7. It May Improve Behavior
A pair of recent studies suggest time outdoors can improve children’s behavior. In 2018, Tanja Sobko and Gavin Brown of The University of Hong Kong and the University of Auckland found that preschoolers who spent time in nature showed kindness toward others more often than primarily indoor children and were similarly less likely to suffer from emotional problems.
Also, in 2018, Gert-Jan Vanaken and Marina Danckaerts discovered that regular time spent in green spaces reduced children’s risk of developing hyperactivity and attention deficit disorders.
There’s also the phenomenon parents have known for generations: Kids who play vigorously outdoors for a while come back inside with less energy for causing trouble. It worked for our grandparents, and it will work for us.
8. It Helps Them See More Clearly
Yes, time spent in nature can give you perspective about life’s challenges and problems, but that’s not what we’re talking about here.Instead, we’re talking about your child’s literal eyesight. Although heredity is the most critical factor in whether or not a child will develop nearsightedness, several studies have shown time spent outdoors can delay the onset of developing myopia.
For example, a 2015 Chineses study showed first graders who received an extra 40 minutes outside daily were less likely to develop myopia for the subsequent three years.
Research has yet to determine why this is so. It’s possible the break from close-vision work helps exercise the muscles responsible for lens contraction, or the extra Vitamin D helps eye development. It might be something entirely different. For now, we just know it can help preserve long-distance vision.
9. It Makes Them Smarter
We’ve already discussed how time outdoors improves social skills, risk-taking, and attention span. Those benefits combine with the fact that nature provides an endless series of small challenges your child must solve, often in combination.
To cross a stream requires calculating jumping distances or improvising tools to build a bridge. Organizing a game of tag requires solving interpersonal problems. Even getting out of the sun means scanning the immediate area to locate sources of shade large enough to keep playing.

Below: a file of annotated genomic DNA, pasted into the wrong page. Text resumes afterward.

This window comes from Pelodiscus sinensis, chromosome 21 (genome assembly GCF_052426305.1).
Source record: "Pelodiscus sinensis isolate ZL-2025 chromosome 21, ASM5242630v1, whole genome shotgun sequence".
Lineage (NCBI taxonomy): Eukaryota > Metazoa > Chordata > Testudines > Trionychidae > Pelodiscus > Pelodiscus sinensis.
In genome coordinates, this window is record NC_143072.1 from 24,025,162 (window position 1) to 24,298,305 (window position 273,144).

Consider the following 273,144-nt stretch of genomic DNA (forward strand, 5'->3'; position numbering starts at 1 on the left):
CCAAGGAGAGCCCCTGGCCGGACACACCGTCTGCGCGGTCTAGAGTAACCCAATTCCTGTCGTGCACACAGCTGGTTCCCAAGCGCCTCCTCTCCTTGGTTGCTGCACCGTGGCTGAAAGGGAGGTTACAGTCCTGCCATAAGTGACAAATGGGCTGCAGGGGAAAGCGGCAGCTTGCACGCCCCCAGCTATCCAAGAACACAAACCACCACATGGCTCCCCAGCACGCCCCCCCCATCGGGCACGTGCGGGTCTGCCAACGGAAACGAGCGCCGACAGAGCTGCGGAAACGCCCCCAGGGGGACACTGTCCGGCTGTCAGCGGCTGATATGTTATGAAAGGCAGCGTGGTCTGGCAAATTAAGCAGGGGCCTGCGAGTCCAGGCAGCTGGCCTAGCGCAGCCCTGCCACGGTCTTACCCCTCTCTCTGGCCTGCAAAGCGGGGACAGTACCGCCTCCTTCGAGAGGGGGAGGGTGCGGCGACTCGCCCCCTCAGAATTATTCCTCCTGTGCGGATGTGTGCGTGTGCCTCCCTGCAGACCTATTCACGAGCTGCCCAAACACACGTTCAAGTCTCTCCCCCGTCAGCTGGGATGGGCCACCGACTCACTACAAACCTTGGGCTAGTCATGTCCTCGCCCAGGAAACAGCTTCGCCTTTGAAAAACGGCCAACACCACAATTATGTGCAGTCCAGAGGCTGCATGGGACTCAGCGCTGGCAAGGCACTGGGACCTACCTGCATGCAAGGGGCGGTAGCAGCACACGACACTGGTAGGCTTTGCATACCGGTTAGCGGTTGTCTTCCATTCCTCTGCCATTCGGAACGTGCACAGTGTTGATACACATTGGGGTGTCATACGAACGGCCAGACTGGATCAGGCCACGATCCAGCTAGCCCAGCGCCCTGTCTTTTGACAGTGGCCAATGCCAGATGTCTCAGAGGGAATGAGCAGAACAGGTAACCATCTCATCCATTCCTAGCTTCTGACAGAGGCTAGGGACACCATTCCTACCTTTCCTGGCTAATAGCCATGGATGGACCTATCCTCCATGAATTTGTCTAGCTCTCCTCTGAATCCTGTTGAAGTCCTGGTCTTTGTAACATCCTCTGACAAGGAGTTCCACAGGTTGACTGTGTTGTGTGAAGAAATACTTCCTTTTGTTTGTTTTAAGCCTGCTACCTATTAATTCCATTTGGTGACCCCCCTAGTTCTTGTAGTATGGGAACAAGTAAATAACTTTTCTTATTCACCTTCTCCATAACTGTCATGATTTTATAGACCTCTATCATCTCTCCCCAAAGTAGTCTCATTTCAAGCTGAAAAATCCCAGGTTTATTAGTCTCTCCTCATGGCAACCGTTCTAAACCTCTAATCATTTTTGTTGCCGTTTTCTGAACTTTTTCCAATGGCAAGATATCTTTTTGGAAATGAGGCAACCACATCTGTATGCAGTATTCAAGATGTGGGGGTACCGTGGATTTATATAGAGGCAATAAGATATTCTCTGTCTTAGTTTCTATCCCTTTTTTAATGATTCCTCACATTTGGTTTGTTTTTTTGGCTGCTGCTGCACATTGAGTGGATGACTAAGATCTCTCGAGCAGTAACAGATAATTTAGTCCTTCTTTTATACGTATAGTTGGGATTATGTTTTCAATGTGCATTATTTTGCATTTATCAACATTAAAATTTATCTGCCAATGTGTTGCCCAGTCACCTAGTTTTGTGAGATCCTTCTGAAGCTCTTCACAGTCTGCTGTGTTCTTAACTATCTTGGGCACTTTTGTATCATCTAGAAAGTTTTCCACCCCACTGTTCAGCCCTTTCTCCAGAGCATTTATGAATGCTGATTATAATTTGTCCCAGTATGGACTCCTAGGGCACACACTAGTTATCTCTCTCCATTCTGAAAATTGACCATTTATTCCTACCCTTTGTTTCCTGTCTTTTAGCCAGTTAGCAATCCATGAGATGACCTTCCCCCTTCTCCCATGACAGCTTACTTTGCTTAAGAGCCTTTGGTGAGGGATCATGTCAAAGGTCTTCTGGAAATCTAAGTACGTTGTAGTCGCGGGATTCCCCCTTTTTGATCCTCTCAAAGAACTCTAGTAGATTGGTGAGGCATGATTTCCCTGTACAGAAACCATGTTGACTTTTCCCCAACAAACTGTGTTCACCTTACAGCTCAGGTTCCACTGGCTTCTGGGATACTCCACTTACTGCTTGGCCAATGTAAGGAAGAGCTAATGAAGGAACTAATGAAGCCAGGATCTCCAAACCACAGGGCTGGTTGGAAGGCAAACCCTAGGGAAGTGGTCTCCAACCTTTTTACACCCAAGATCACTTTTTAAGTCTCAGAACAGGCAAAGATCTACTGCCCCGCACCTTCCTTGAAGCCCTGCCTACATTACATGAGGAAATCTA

Spending time in an environment that makes these consistent mental demands helps your child practice their problem-solving, observational, and predictive skills. This kind of regular exercise of their higher-order thinking skills translates directly into improving many different types of intelligence.
10. It Reduces Obesity
A multi-university study of school-aged children found that body mass index (BMI) scores were significantly lower for those who spent more time outdoors than those who were primarily inside. The more time spent outside, the closer to healthy levels the BMIs became. Children who spent an extra hour outdoors were 27% to 41% less likely to become obese.
As with some other results we’ve mentioned here, the researchers note it’s unlikely that simply being outside caused this benefit. For example, a child playing video games in her backyard would have the same risk of obesity as the other indoor children. Rather, going outside correlates with other healthy activities that do directly reduce obesity.
11. It Encourages Them to Embrace Their Inner ScientistChildren are natural scientists. From their first moments as infants, they explore their environment, form hypotheses, test them through activity, revise, retest, and eventually form theories that help them explore the world.
The outdoors is filled with opportunities to continue performing this kind of scientific exploration. This can be random and unstructured, as your child overturns logs, watches bugs, and learns about the local flora and fauna. It can also be structured, as you use green spaces and places as a platform for teaching science facts and the scientific method.
Neil Degrasse Tyson famously said the best way to raise scientists is to get out of their way while they’re still young and curious. To this, we would add, send them outdoors.
12. It Reduces Stress
Even brief time spent in nature reduces anxiety, improves concentration, and stimulates the body to release various feel-good and relaxation hormones.
The average child today is exposed to more information more quickly and in contexts where they have less power to impact it. Schools focus on testing rather than learning, making their education far more stressful. Even the pace of video games is faster and more demanding. Now more than ever, some relaxing time in nature is called for.
How to Get Your Kids Outside?It’s one thing to tell you all the reasons your kids should go outdoors. It’s another to get them to put down the tablet or XBox controller and go outside.
Your best bet is to lead by example. Take the kids outdoors with you and engage in quality time together out in nature. Talk about the things you love to do outside, and teach them the outdoor skills you value.
Bribery is always a strong parenting option. Sell screen time allotments in exchange for time spent outdoors, at a 1:2 rate or better, to motivate kids to play outside. In many cases, once you’ve got them out there, they’ll end up getting engrossed in an outdoor game or discovery and spend far more time than they had planned.